THE 21st Century may well be the most violent period for murders and suspicious deaths, given that a day seldom goes by without newspaper and television reports of such cases.
Yet 100 years ago, murder would seem to have been just as prevalent though possibly not so widely known prior to the advent of the mass media.
It is though, the editorials of several north Derbyshire newspapers along with inquest and other reports, which have been the source of much valuable information for author Geoffrey Sadler in researching and compiling the latest in his series 'Foul Deeds and Suspicious Deaths', which explores in detail crimes of passion, brutal murders, grisly deeds and foul misdemeanours.
This one is entitled: 'More Foul Deeds and Suspicious Deaths in and around Chesterfield', and continues his first volume about this part of north Derbyshire which traced the early history of violent crime in and around Chesterfield from 1434 to 1882.
The new book looks at what has happened since, including the horrific Pottery Cottage massacre of 1977.
For those who have a fascination with the criminal mind, what pushes men and women into acts of violence, the subsequent police investigations, court cases and penalties, this book chronicles and puts into easy reading their stories. A number of murders and untimely deaths are examined some of which remain unsolved today.
There is the case of Nancy Price who was married with two lovers. She paid the ultimate price for her affairs when one of her lovers, mad with jealousy, beat her to death with a poker and left her body for her husband to find.
Joseph Bowman, a proud and honourable man fell into debt. Unable to admit it and with the tax-man due to call he took drastic action. Before slitting his own throat he beat his children with a poker and sliced their throats as well as beating his wife, who after months of hospital treatment, survived.
Then theres the sad case of the London clergyman the Rev Julius Benn who in 1883 came to stay in Matlock only to be battered to death with a chamber pot by his mentally ill son William, who had accompanied him.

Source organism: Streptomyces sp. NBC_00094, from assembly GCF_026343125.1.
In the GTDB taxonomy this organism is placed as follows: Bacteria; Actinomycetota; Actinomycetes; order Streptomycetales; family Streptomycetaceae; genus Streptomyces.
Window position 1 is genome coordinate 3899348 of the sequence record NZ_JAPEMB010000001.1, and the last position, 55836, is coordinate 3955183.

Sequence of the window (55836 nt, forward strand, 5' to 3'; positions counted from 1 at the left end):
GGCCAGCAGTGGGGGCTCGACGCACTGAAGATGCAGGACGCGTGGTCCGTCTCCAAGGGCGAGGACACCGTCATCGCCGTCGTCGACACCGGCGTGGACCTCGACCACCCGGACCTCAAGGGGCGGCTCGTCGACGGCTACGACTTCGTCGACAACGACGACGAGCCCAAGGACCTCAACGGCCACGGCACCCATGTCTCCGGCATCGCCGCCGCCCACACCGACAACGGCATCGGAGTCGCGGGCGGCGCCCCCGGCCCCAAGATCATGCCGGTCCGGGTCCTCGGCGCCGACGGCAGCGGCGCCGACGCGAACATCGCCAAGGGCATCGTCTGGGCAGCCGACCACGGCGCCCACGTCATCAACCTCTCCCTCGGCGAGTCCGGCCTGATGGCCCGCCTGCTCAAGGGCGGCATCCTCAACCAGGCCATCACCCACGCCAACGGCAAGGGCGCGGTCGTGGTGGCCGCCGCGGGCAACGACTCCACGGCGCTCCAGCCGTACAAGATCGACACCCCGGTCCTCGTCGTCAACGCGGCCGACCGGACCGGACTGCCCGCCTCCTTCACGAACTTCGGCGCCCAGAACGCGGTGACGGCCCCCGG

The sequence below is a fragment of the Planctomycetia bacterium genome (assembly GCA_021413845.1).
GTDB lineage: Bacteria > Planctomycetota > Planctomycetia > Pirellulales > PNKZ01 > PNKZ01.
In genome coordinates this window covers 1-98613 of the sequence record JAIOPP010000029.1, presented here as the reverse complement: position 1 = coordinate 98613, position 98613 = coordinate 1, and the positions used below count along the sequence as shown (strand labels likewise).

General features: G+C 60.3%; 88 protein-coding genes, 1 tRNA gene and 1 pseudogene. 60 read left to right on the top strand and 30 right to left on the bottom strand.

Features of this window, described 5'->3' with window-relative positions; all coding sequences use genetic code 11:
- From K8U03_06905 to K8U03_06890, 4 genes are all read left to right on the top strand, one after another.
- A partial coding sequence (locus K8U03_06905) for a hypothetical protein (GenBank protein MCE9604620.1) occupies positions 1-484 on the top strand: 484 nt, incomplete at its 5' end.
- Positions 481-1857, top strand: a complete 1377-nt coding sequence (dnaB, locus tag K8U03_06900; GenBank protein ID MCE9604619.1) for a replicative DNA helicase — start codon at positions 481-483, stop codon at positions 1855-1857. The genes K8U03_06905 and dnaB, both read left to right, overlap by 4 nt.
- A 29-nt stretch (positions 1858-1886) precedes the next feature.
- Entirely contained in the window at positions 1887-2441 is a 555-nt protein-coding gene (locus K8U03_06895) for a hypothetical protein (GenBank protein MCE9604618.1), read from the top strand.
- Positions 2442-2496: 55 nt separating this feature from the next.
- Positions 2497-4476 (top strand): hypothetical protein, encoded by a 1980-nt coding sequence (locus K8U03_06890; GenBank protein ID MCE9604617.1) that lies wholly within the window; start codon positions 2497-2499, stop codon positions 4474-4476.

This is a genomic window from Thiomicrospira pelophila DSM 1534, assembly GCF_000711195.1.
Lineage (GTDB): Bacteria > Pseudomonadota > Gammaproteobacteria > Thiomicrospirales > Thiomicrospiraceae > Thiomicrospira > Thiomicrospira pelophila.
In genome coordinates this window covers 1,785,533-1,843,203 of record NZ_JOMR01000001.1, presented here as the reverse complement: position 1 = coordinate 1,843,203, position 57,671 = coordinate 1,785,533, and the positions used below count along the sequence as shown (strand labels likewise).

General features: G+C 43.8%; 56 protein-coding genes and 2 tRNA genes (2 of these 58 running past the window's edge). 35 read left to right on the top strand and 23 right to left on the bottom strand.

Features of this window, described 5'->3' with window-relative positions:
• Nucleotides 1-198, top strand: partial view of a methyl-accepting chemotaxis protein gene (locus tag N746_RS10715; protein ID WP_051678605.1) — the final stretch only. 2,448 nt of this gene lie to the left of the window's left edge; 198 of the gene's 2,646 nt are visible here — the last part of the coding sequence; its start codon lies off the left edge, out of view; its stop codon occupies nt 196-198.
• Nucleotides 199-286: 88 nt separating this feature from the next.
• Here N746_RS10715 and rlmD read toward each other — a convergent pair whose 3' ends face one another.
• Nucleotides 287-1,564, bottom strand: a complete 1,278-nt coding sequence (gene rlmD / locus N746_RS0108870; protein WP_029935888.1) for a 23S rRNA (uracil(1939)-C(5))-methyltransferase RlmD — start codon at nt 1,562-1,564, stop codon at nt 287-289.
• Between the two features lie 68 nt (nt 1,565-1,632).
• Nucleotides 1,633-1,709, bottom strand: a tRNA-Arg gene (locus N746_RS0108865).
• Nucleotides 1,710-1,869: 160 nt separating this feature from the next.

In due course William Benn was to appear before the Assize court in Derby, but because of his mental condition was judged unfit to plead.
The author believes influential relatives may have intervened and accepted responsibility for William who with his wife later had a childÊ.Ê.Ê.Êwho went on to become a great character actress, the late Margaret Rutherford.
She was also to have another famous relative Mr Anthony Wedgwood Benn, former MP for Chesterfield grandson of John Benn, brother of William.
For its final offering the book looks at the infamous Pottery Cottage murders of January 1977. En route to Chesterfield Court from Leicester prison Billy Hughes hi-jacked the taxi in which he was travelling, injuring the driver and the two prison officers accompanying him. They were dumped out in the countryside on the snowy morning while he eventually sought refuge at Pottery Cottage holding hostage the elderly couple living there along with their daughter Mrs Gill Moran, her husband Richard and their 10 year old daughter Sarah.
Each was bound and gagged in a separate room and he quickly killed the young girl and her grandfather, hiding the fact by taking meals into their rooms. He forced Mrs Moran to drive him various places and eventually she was able to alert the police through a neighbour, but as Hughes made his get-away with her his prisoner, he made a final visit inside the cottage where he brutally killed Mr Moran and his wifes mother.
After a high-speed police chase, Hughes was ambushed, shot and eventually killed by a police marksman. It was only after it was all over that Mrs Moran was told that she was the only survivor.
The author has worked as a librarian in Chesterfield Local Studies Library for the past eighteen years and his books are published by Wharncliffe Books, an imprint of Pen and Sword Books Ltd, of South Yorkshire.
The paperback is available from September 16, priced £9.99.